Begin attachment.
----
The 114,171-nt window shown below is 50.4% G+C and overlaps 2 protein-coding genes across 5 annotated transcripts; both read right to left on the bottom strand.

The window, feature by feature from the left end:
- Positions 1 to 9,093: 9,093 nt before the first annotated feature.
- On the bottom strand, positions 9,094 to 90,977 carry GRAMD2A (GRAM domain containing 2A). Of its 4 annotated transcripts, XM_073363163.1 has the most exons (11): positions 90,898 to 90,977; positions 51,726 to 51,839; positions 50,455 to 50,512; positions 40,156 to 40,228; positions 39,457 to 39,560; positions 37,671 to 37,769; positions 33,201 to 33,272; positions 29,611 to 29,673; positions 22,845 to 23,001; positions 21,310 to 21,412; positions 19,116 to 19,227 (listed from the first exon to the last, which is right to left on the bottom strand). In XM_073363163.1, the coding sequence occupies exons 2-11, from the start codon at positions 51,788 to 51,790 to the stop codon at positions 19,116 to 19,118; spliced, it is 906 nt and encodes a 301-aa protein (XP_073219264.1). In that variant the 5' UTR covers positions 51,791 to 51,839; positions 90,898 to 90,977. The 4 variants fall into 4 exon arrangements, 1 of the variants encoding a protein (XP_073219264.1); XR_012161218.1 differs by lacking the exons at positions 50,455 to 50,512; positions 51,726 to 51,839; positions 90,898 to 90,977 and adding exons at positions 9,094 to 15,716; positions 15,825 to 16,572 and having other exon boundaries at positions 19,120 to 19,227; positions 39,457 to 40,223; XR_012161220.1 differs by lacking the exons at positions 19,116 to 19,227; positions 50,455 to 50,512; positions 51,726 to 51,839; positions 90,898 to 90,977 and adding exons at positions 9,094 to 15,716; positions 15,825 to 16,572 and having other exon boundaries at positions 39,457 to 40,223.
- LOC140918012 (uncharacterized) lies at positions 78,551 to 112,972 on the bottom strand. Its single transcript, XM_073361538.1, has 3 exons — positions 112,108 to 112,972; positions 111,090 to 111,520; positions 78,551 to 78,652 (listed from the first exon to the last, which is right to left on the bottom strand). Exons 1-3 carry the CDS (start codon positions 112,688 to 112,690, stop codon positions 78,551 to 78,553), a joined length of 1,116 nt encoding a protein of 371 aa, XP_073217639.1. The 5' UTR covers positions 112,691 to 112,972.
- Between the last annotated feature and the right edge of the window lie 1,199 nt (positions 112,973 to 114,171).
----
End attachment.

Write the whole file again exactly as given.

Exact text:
The 114,171-nt window shown below is 50.4% G+C and overlaps 2 protein-coding genes across 5 annotated transcripts; both read right to left on the bottom strand.

The window, feature by feature from the left end:
- Positions 1 to 9,093: 9,093 nt before the first annotated feature.
- On the bottom strand, positions 9,094 to 90,977 carry GRAMD2A (GRAM domain containing 2A). Of its 4 annotated transcripts, XM_073363163.1 has the most exons (11): positions 90,898 to 90,977; positions 51,726 to 51,839; positions 50,455 to 50,512; positions 40,156 to 40,228; positions 39,457 to 39,560; positions 37,671 to 37,769; positions 33,201 to 33,272; positions 29,611 to 29,673; positions 22,845 to 23,001; positions 21,310 to 21,412; positions 19,116 to 19,227 (listed from the first exon to the last, which is right to left on the bottom strand). In XM_073363163.1, the coding sequence occupies exons 2-11, from the start codon at positions 51,788 to 51,790 to the stop codon at positions 19,116 to 19,118; spliced, it is 906 nt and encodes a 301-aa protein (XP_073219264.1). In that variant the 5' UTR covers positions 51,791 to 51,839; positions 90,898 to 90,977. The 4 variants fall into 4 exon arrangements, 1 of the variants encoding a protein (XP_073219264.1); XR_012161218.1 differs by lacking the exons at positions 50,455 to 50,512; positions 51,726 to 51,839; positions 90,898 to 90,977 and adding exons at positions 9,094 to 15,716; positions 15,825 to 16,572 and having other exon boundaries at positions 19,120 to 19,227; positions 39,457 to 40,223; XR_012161220.1 differs by lacking the exons at positions 19,116 to 19,227; positions 50,455 to 50,512; positions 51,726 to 51,839; positions 90,898 to 90,977 and adding exons at positions 9,094 to 15,716; positions 15,825 to 16,572 and having other exon boundaries at positions 39,457 to 40,223.
- LOC140918012 (uncharacterized) lies at positions 78,551 to 112,972 on the bottom strand. Its single transcript, XM_073361538.1, has 3 exons — positions 112,108 to 112,972; positions 111,090 to 111,520; positions 78,551 to 78,652 (listed from the first exon to the last, which is right to left on the bottom strand). Exons 1-3 carry the CDS (start codon positions 112,688 to 112,690, stop codon positions 78,551 to 78,553), a joined length of 1,116 nt encoding a protein of 371 aa, XP_073217639.1. The 5' UTR covers positions 112,691 to 112,972.
- Between the last annotated feature and the right edge of the window lie 1,199 nt (positions 112,973 to 114,171).